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The Nation’s Report Card: 2013 Mathematics and Reading was released today by the National Center for Education Statistics, an independent research arm of the Department.
For the first time, the complete findings are featured online at the new interactive website, Nation’s Report Card. Highlights of the findings are also available online and in print.
18, business and not-for-profit leaders, educators, researchers and senior White House and ED officials met at Miami-Dade College to discuss early learning within
the Hispanic community.
Although Hispanic children represent the
fastest-growing segment of the nation’s population under age 5, less than half
are enrolled in an early learning program. The day-long summit focused on
existing research highlighting the benefits of quality early learning, its impact on
national security and the economy, and the President’s Preschool for All initiative, while it encouraged the private and philanthropic sectors to increase investments,
complementing federal investments, and the media to partner and raise awareness in the Hispanic community.
Don’t miss Henry Schultz Distinguished Service Professor of Economics James Heckman’s opening video, as well as
video [1, 2, 3, 4, and 5] from the summit’s
Read our National Summit Early Learning blog.
In late October, the WHIEEH launched its monthly webinar series, the first focusing on Early Learning.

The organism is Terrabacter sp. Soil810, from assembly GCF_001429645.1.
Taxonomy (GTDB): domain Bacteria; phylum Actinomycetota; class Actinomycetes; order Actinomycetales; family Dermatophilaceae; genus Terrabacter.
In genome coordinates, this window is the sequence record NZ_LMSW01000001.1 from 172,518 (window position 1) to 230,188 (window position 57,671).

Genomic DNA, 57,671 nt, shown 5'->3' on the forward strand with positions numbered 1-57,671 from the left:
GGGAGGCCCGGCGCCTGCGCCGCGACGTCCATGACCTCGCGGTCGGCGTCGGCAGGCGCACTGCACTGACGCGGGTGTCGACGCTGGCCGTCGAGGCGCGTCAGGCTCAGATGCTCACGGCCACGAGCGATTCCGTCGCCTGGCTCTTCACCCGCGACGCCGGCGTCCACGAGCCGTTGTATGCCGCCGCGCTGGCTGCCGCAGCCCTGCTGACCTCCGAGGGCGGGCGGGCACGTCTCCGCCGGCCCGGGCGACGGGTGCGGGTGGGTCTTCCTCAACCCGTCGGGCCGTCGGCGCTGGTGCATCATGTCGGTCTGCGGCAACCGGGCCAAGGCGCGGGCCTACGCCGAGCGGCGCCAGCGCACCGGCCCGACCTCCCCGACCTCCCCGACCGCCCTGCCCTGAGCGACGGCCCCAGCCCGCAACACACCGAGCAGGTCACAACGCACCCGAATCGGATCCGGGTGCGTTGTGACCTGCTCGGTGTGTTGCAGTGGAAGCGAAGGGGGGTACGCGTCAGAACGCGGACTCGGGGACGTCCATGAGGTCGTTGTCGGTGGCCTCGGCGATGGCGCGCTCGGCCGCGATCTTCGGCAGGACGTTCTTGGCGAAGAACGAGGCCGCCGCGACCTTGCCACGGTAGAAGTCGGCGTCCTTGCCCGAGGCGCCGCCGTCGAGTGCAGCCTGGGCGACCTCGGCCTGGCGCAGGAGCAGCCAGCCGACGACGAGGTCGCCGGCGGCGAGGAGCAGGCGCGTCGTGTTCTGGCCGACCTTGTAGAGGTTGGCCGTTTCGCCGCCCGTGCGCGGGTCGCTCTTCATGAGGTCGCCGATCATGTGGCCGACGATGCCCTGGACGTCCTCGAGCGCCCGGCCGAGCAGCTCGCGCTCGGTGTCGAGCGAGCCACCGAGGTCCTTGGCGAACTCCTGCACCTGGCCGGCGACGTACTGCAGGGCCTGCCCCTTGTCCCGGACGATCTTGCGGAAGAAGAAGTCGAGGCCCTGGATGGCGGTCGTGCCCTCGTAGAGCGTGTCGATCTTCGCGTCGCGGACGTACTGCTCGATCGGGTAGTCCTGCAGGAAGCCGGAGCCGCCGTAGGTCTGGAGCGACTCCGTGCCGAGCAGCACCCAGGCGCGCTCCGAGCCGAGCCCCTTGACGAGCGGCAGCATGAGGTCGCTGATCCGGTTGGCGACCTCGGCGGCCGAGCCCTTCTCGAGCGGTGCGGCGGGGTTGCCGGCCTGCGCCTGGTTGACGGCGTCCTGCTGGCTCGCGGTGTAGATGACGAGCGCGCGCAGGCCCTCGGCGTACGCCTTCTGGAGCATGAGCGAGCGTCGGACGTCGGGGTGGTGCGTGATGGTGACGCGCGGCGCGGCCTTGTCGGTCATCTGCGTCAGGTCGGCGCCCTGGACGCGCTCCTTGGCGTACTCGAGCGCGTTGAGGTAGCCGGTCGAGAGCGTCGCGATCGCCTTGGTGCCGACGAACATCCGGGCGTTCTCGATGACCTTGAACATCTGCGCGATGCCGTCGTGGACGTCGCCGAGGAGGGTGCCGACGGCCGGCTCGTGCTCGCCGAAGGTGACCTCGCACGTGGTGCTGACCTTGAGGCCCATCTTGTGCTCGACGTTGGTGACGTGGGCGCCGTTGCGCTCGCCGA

Each webinar will aim to connect national and local leaders, while highlighting Bright Spots, throughout the nation, to discuss federal programs and initiatives, relevant policy issues and evidence-based practices that are benefiting the Hispanic community.
Invitations for these webinars will be sent via email through the WHIEEH listerve. Stay up-to-date with webinar information here.
When it comes to repaying your federal student loans,
there’s a lot to consider. But, by taking the time to understand the details of
repayment, you can save yourself time and money. This should help you get
President Obama put forward an ambitious new agenda to combat rising college costs, encourage colleges to improve their value, and empower students and families with information to help them make informed decisions about which college to attend.
As part of this proposal, the President
directed ED to develop a rating system to better inform students
about their options and encourage colleges to improve.
ED recently announced opportunities for the
general public to interact with ED officials, as well as the broader
education community, and share their ideas about how to develop the ratings and
address the key themes of college access, affordability and outcomes.
Open forums started on November 6 at California State University. Others will take place in VA, IA and LA. Learn more about the open forums here.
The National PTA has released Common Core State Standards Assessment and Accountability guides. These new resources will serve as a tool as states begin to transition to the new Common Core aligned assessments and will function as an important companion to the original Parents’ Guide to Student Success. The free guides are available at pta.org/commoncore. Guides for every state implementing common core will be available by early 2014.